CHAPTER I DEPORTATION TO RUSSIA ON THE night of December 21, 1919, together with two hundred and forty-eight other political prisoners, I was deported from America. Although it was generally known we were to be deported, few really believed that the United States would so completely deny her past as an asylum for political refugees, some of whom had lived and worked in America for more than thirty years. In my own case, the decision to eliminate me first became known when, in 1909, the Federal authorities went out of their way to disfranchize the man whose name gave me citizenship. That Washington waited till 1917 was due to the circumstance that the psychologic moment for the finale was lacking. Perhaps I should have contested my case at that time. With the then-prevalent public opinion, the Courts would probably not have sustained the fraudulent proceedings which robbed me of citizenship. But it did not seem credible then that...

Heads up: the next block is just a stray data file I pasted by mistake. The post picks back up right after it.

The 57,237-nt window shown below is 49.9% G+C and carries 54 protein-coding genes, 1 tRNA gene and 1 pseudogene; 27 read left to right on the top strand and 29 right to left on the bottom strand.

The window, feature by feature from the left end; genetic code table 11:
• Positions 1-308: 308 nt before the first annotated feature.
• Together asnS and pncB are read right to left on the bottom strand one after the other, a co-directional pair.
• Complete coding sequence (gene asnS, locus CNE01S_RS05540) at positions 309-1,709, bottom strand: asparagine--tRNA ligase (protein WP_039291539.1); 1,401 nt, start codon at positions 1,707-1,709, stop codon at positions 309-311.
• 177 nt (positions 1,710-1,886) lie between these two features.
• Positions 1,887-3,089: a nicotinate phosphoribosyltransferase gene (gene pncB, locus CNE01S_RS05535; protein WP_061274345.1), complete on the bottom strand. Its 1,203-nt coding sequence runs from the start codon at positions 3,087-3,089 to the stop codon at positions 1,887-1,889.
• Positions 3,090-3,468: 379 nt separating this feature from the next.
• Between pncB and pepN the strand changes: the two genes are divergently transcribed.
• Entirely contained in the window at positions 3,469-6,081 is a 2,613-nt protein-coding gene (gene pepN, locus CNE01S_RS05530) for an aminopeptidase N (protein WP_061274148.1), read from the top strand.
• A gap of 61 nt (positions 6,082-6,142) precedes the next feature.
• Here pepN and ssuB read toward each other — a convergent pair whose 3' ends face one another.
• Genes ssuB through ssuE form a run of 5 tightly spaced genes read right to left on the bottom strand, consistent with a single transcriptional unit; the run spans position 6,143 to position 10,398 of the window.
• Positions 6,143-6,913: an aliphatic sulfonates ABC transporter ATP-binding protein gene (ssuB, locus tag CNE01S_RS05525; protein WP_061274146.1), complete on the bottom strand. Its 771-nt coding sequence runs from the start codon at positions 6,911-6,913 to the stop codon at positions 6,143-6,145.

MY FURTHER DISILLUSIONMENT IN RUSSIA By Emma Goldman, Garden City, NY: Doubleday, Page & Company; 1924 CHAPTER I ODESSA AT THE numerous stations between Kiev and Odessa we frequently had to wait for days before we managed to make connections with trains going south. We employed our leisure in visiting the small towns and villages, and formed many acquaintances. The markets were especially of interest to us. In the Kiev province by far the greater part of the population is Jewish. They had suffered many pogroms and were now living in constant terror of their repetition. But the will to live is indestructible, particularly in the Jew; otherwise centuries of persecution and slaughter would long since have destroyed the race. Its peculiar perseverance was manifest everywhere: the Jews continued to trade as if nothing had happened. The news that Americans were in town would quickly gather about us crowds...